There always can be exceptions; but in this case, with the markets down almost three consecutive years for the Senior Averages (almost five internally, but that's our view), it rarely makes sense to solely be prepared for worst-case alternatives. Sure, bears in this environment argue that a long bull market takes a long bear market to counter all the excess, and they have a point. However, price and time don't always correlate; it clearly is a situation where 'price', outside of the most extremely senior big-caps, has deteriorated proportionately to the worst post-boom declines (reserved). Historically it is true that the tendency of prices long-term is higher, not lower; which to an extent is a function of liquidity. Liquidity is quietly swelling; makes down-the-road interesting.

Resolution of War?

As for today (Wednesday), we again would not have remained short overnight, even if we had a live short going into the close. It's too dangerous to do that these days. At the same time, the post-close news is extremely fluid, and could affect markets both ways, though one would presume to the downside initially on Thursday. Among other things; a late story today suggests that the White House will send a 'resolution of war' over to the Congress on Thursday. That will not likely be as widely resisted as many might be thinking; not in-front of timeframes when politicians want to start campaigns. (Balance of discussion, about 'calamitous declines', are reserved for subscribers.)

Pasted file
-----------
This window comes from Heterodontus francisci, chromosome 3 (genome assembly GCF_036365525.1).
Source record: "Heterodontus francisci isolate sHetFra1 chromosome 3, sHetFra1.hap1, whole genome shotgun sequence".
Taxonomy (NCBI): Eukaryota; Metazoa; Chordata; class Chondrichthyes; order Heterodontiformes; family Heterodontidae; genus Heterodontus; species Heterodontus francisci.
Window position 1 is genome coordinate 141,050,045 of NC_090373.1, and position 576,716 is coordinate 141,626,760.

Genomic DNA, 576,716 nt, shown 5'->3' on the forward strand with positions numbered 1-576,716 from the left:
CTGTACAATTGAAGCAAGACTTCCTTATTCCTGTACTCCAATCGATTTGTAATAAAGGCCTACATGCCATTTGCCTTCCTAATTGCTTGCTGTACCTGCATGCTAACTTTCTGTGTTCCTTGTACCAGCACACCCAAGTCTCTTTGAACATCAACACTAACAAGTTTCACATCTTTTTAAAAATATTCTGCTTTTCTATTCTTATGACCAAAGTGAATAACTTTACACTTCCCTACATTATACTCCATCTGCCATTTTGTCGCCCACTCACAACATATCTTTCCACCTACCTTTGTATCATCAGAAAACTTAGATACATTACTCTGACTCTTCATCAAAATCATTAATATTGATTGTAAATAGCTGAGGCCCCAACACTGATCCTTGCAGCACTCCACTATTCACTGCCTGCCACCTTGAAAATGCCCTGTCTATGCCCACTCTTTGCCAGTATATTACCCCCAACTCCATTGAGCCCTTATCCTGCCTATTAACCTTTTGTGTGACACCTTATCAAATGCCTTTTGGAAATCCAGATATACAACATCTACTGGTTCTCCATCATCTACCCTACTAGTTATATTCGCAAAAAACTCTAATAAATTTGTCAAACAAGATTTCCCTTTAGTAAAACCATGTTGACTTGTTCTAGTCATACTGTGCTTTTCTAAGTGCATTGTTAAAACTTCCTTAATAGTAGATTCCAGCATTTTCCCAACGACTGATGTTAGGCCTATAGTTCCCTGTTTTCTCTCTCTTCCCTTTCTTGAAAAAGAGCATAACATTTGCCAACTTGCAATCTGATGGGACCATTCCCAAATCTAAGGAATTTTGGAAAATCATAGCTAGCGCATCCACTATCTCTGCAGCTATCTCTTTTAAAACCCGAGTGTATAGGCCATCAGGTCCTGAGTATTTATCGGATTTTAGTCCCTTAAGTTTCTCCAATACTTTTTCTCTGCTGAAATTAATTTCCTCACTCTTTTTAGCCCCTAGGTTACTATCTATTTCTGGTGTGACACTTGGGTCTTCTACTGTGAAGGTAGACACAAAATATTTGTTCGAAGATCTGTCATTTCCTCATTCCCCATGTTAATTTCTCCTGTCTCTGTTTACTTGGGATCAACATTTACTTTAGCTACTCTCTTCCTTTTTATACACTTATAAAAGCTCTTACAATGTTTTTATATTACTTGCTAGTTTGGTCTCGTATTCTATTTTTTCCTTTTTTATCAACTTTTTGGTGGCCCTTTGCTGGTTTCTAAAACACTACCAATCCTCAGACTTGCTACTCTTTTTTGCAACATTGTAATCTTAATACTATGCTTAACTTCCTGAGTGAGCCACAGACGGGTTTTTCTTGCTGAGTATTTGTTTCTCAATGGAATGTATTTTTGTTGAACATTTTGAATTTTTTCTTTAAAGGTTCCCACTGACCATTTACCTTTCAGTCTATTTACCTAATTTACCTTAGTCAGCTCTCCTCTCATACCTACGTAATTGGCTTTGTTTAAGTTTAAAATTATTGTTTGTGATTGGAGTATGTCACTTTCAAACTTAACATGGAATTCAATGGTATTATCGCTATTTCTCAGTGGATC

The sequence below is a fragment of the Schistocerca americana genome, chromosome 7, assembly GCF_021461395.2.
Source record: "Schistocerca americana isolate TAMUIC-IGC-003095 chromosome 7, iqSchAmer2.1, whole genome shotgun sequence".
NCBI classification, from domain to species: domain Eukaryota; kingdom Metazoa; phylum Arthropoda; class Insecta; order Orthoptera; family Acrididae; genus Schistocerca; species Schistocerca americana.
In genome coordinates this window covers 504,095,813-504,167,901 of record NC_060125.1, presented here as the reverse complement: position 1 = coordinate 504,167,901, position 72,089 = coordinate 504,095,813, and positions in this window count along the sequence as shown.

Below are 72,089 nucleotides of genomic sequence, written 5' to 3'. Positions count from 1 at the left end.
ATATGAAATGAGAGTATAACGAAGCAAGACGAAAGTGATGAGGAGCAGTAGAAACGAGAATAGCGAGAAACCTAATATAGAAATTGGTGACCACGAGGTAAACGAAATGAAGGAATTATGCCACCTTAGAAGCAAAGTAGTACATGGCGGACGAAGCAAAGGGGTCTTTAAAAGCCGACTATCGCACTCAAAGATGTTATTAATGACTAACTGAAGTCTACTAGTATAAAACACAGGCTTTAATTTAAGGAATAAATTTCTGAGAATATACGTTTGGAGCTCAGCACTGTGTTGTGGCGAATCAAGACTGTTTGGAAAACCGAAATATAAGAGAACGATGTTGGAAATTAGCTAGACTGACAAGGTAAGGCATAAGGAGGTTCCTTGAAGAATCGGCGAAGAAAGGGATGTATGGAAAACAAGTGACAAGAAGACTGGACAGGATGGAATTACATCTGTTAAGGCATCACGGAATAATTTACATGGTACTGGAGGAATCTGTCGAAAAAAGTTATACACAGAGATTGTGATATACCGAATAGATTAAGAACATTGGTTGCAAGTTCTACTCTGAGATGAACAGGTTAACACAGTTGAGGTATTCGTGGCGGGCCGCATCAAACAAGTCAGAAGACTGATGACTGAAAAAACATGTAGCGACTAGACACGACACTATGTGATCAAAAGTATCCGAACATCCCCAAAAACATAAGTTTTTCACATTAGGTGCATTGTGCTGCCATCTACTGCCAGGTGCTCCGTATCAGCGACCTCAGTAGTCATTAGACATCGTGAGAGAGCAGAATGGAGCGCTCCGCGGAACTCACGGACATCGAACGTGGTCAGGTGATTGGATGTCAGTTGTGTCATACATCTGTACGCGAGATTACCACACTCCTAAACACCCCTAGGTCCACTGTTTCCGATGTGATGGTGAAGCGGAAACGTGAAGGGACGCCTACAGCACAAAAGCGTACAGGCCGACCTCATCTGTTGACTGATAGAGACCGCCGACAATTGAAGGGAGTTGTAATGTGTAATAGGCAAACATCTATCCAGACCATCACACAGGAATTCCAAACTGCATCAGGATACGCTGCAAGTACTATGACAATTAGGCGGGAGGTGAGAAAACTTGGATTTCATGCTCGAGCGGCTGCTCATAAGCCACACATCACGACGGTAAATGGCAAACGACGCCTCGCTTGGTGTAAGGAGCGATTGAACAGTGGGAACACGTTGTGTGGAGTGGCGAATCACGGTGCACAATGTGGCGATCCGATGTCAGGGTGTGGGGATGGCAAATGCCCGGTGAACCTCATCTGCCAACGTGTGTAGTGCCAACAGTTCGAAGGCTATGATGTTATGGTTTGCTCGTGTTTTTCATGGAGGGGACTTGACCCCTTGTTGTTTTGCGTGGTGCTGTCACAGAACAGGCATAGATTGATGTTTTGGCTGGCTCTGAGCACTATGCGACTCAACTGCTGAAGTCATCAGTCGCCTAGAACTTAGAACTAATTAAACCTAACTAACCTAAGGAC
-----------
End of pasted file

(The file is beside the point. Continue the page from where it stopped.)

The markets are wary of (varied) things; they may even be anxious about what could happen if we don't move; since the prestige and might of the Nation is heavily leaning towards action. And in the midst of this, few are focused on the JP Morgan/Chase or other financial issues, which to many on Wall Street, are significant concerns alone. Coming settlement ofCitiGroup matter would go aways to resolving some concerns.

Daily action . . . as Wednesday's session evolved, struggled and then eventually got the opening gap-down filled. So the resulting daily intraday hotline (900.933.GENE or direct-dial access) results were respectable, primarily because we were looking for a rebound like that, and almost solely because of a homerun long which was exited at the 876 level, in harmony with a general thought of not pressing anything the upside after that suspected run-up scrunching those who shorted into the morning's swoon.